Unfortunately, it looks like lowdown is a fork of hoedown which is a fork of sundown which was originally based on the markdown.pl implementation (with some optional extensions), and is most likely not CommonMark compliant. Pandoc is nice because it can convert between different formats, but it also has quite a few inconsistencies.

        One of the biggest reasons I like CommonMark is because it aims to be an extremely solid, consistent standard that makes markdown more sane. It would be nice to see more websites move towards CommonMark, but that’s probably a long shot.

        Definitely check out babelmark if you get a chance which lets you test different markdown inputs against a bunch of different parsers. There are a bunch of example divergences on the babelmark FAQ. The sheer variety of outputs for some simple inputs is precisely why CommonMark is useful as a standard.

        1. 3

          Lowdown isn’t CommonMark conformant, although it has some bits in place. The spec for CommonMark is huge.

          If you’re a C hacker, it’s easy to dig into the source to add conformancy bit by bit. See the parser in document.c and look for LOWDOWN_COMMONMARK to see where bits are already in place. The original sundown/hoedown parser has been considerably simplified in lowdown, so it’s much easier to get involved. I’d be thrilled to have somebody contribute more there!

          In the immediate future, my biggest interest is in going an LCS implementation into the lowdown-diff algorithm. Right now it’s pretty ad hoc.

          (Edit: I’m the author of lowdown.)

          1. 2

            One of the biggest reasons I like CommonMark is because it aims to be an extremely solid, consistent standard that makes markdown more sane. It would be nice to see more websites move towards CommonMark, but that’s probably a long shot.

            I guess I can agree with you when it comes to websites like Stackoverflow, Github and Lobsters having Markdown formatting for comments and other text inputs, but I really don’t see the priority when it comes to using a not 100% CommonMark compliant tool for your own static blog generator. I mean, it’s nice, no doubt, as long as you don’t intentionally use uncertain constructs and don’t over-format your texts to make them more complicated than they have to be, I guess that most markdown implementations are find in this regard – speed on the other hand, is a different question.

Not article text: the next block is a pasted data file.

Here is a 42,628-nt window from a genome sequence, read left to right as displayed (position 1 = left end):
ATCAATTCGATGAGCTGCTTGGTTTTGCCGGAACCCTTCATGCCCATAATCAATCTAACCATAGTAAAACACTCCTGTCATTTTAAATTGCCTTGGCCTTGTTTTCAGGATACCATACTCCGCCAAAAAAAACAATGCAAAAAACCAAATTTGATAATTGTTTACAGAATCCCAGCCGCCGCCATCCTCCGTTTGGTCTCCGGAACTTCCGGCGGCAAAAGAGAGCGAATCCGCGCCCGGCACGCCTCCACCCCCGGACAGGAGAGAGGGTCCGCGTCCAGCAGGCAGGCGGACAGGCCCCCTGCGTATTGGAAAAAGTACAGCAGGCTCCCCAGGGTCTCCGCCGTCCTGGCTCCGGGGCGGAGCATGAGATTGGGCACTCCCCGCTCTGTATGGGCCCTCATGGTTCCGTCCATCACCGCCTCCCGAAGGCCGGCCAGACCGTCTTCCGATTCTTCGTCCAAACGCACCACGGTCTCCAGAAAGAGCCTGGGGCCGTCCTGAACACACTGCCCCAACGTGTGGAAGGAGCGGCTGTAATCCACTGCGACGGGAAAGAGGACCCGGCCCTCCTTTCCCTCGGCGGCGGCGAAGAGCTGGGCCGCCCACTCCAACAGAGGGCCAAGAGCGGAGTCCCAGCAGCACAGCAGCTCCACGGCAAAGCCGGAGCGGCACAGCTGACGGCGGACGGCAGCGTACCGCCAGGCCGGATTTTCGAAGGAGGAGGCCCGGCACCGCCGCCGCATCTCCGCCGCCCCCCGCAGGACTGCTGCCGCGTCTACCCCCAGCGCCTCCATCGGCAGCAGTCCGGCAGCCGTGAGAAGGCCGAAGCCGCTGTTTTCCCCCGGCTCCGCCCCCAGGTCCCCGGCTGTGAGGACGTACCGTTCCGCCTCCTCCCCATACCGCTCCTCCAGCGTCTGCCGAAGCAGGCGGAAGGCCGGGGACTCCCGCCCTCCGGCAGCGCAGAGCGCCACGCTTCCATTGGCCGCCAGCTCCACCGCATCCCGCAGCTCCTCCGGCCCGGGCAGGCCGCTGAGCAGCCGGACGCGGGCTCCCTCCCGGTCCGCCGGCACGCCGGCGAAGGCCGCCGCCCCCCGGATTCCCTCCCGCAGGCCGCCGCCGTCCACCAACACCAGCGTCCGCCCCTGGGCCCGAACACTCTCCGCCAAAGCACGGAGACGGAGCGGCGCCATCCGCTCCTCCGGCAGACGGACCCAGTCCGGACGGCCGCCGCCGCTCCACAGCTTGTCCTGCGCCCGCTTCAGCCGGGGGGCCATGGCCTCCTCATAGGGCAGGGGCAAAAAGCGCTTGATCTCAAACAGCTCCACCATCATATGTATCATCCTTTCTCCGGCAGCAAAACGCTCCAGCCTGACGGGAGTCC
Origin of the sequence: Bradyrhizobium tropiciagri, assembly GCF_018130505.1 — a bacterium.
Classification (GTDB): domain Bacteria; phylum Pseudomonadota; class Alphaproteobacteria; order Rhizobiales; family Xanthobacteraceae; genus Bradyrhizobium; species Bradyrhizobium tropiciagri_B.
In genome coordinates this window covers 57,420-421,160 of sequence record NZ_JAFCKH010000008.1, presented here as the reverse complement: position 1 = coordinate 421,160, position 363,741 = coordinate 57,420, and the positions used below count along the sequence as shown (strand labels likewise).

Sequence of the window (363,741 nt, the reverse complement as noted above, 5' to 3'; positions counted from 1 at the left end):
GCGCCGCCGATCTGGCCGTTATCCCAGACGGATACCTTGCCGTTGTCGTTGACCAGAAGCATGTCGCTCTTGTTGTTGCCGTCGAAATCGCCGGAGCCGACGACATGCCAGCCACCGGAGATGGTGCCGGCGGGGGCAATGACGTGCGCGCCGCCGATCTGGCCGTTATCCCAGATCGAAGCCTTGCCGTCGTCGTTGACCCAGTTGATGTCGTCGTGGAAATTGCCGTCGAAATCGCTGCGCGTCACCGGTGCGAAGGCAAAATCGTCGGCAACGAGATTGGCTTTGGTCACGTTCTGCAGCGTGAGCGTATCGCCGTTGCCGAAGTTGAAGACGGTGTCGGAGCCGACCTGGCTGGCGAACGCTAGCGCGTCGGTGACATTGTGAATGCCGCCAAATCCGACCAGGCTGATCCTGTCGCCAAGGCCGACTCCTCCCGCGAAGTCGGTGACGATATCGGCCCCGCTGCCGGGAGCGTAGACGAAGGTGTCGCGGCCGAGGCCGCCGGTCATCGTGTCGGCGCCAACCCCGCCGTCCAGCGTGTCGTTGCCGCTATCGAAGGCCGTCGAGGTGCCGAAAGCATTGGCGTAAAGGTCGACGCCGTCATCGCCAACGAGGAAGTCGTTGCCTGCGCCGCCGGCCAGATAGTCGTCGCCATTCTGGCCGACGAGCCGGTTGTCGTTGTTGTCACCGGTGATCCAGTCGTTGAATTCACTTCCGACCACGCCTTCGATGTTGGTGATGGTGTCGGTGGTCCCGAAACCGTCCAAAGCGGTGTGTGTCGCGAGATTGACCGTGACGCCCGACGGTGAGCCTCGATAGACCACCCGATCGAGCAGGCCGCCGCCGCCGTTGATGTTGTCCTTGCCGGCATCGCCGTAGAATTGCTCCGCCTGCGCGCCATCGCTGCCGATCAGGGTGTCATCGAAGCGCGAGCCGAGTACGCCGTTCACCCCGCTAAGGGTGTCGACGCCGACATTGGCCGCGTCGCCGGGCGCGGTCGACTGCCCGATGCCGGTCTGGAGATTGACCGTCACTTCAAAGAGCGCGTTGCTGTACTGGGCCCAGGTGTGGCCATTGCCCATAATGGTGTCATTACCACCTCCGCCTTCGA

1. 1

              Are you saying that CommonMark should be used for comments on websites, but not for your own blog?

              I would say the opposite. For short comments, the ambiguity in Markdown doesn’t seem to be a huge problem, and I am somewhat comfortable with just editing “until it works”. I don’t use very many constructs anyway – links, bold, bullet points, code, and block code are about it.

              But blogs are longer documents, and I think they have more lasting value than most Reddit comments. So although it probably wasn’t strictly necessary to switch to cmark, I like having my blog in a format with multiple implementations and a spec.

              1. 3

                At least in my opinion, its useful everywhere, but more so for comments, because it removes differences in implementations. Often times the people using a static site generator are developers and can at least understand differences between implementations.

                That being said, I lost count of how many bugs at Bitbucket were filed against the markdown parser because the library used resolves differences by following what markdown.pl does. I still remember differences in bbcode parsing between different forums - moving to a better standard format like markdown has been a step in the right direction… I think CommonMark is the next step in the right direction.

                1. 1

                  The point has already been brought up, but I just want to stress it again. You will probably have a feeling for how your markup parser works anyway, and you will write according. If your parser is commonmark compliant, that’s nice, but really isn’t the crucial point.